Open communication is another important element in successful project management, both with other team members and the client. Think of it as thinking out loud, explaining what you’re doing as you’re doing it. You have a method to your madness, so share those methodologies. For the client’s sake, it can help them internalize the process and hopefully learn something. For example, “Since you are right-handed and use this item more than the others, let’s place it here so that it is more easily accessible.” These things all make sense to us as organizers, but maybe it hadn’t dawned on the client. Sharing this type of information with clients increases the likelihood they will keep the item here, versus it just being an arbitrary location.
Another important reason for communication with a client is for liability reasons. As you work, explain where you’re putting items and be sure to show the client. If you’re sorting, explain your criteria for grouping so that the client can find things easily once you’re gone. The last thing we need is to be accused of anything if the client can’t find an item once we leave their home.
Extensive communication between team members ensures that everyone is on the same page at all times. In the event someone is pulled away onto another task, it should be easy to pick up where another organizer left off if all the proper channels of communication are open.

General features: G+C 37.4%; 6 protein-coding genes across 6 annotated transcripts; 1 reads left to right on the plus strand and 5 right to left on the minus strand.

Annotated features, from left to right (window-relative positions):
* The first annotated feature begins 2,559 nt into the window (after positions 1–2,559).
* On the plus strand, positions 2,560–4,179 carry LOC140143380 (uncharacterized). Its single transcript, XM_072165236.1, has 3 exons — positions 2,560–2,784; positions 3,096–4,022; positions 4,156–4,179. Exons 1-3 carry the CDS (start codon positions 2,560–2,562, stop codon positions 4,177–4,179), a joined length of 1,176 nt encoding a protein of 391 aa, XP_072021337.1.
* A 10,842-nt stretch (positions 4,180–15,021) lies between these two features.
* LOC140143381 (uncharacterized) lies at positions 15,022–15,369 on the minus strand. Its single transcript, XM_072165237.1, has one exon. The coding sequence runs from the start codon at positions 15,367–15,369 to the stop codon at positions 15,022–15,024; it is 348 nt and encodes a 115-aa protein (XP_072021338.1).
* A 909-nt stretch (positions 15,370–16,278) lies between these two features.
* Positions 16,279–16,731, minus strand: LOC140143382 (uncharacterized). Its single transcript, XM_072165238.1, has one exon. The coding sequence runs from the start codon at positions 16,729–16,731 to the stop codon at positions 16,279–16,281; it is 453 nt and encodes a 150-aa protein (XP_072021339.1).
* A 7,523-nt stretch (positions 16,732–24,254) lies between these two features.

Last, but certainly not least, is resource allocation. Coming from the IT industry, I’m used to “resources” being people, particularly web developers, and the skill sets they bring to the table. In professional organizing, it’s very similar in that each organizer has his or her forte, but there are two additional resources that I quickly learned to juggle: physical space limitations and organizational products.
Managing people resources is exactly what it sounds like: assign specific tasks based on strengths and weaknesses. But one thing to keep in mind when assigning individuals to a particular task is the familiarity factor. If two people are equally qualified for a task, but one has established a rapport with the client or knows the particular details of a situation, it could be more efficient for that individual to complete the task. In other words, consider the ramp up time it will take for an individual to achieve another’s level of understanding or even emotional connection before reallocating people resources.
If you aren’t working with a team, evaluate the client’s strengths and weaknesses to maximize his or her efficiency alongside yours. Perhaps a client loses focus easily while sorting clothes by season, but he or she enjoys sorting by color. Whatever the scenario may be, try to capitalize on their interests so that you can work in parallel to maximize efficiency. A good project manager makes sure all available resources are being used and no one sits idle.